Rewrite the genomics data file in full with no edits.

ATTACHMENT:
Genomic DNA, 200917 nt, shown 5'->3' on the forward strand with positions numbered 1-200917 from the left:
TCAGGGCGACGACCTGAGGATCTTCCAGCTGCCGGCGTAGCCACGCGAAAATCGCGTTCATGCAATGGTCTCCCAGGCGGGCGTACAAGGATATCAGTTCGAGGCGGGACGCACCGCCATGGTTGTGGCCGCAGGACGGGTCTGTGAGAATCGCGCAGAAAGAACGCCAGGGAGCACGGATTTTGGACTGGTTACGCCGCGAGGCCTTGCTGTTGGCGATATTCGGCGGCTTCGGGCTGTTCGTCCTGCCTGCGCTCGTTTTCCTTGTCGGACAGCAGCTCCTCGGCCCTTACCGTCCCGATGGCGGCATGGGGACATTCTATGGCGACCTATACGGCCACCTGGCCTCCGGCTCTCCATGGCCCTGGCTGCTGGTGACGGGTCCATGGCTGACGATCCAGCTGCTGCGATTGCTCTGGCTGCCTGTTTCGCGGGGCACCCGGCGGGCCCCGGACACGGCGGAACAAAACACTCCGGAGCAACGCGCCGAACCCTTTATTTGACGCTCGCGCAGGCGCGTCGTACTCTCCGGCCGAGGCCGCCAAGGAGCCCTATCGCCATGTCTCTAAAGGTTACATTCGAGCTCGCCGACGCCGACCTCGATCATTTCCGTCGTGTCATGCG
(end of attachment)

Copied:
Genomic DNA, 200917 nt, shown 5'->3' on the forward strand with positions numbered 1-200917 from the left:
TCAGGGCGACGACCTGAGGATCTTCCAGCTGCCGGCGTAGCCACGCGAAAATCGCGTTCATGCAATGGTCTCCCAGGCGGGCGTACAAGGATATCAGTTCGAGGCGGGACGCACCGCCATGGTTGTGGCCGCAGGACGGGTCTGTGAGAATCGCGCAGAAAGAACGCCAGGGAGCACGGATTTTGGACTGGTTACGCCGCGAGGCCTTGCTGTTGGCGATATTCGGCGGCTTCGGGCTGTTCGTCCTGCCTGCGCTCGTTTTCCTTGTCGGACAGCAGCTCCTCGGCCCTTACCGTCCCGATGGCGGCATGGGGACATTCTATGGCGACCTATACGGCCACCTGGCCTCCGGCTCTCCATGGCCCTGGCTGCTGGTGACGGGTCCATGGCTGACGATCCAGCTGCTGCGATTGCTCTGGCTGCCTGTTTCGCGGGGCACCCGGCGGGCCCCGGACACGGCGGAACAAAACACTCCGGAGCAACGCGCCGAACCCTTTATTTGACGCTCGCGCAGGCGCGTCGTACTCTCCGGCCGAGGCCGCCAAGGAGCCCTATCGCCATGTCTCTAAAGGTTACATTCGAGCTCGCCGACGCCGACCTCGATCATTTCCGTCGTGTCATGCG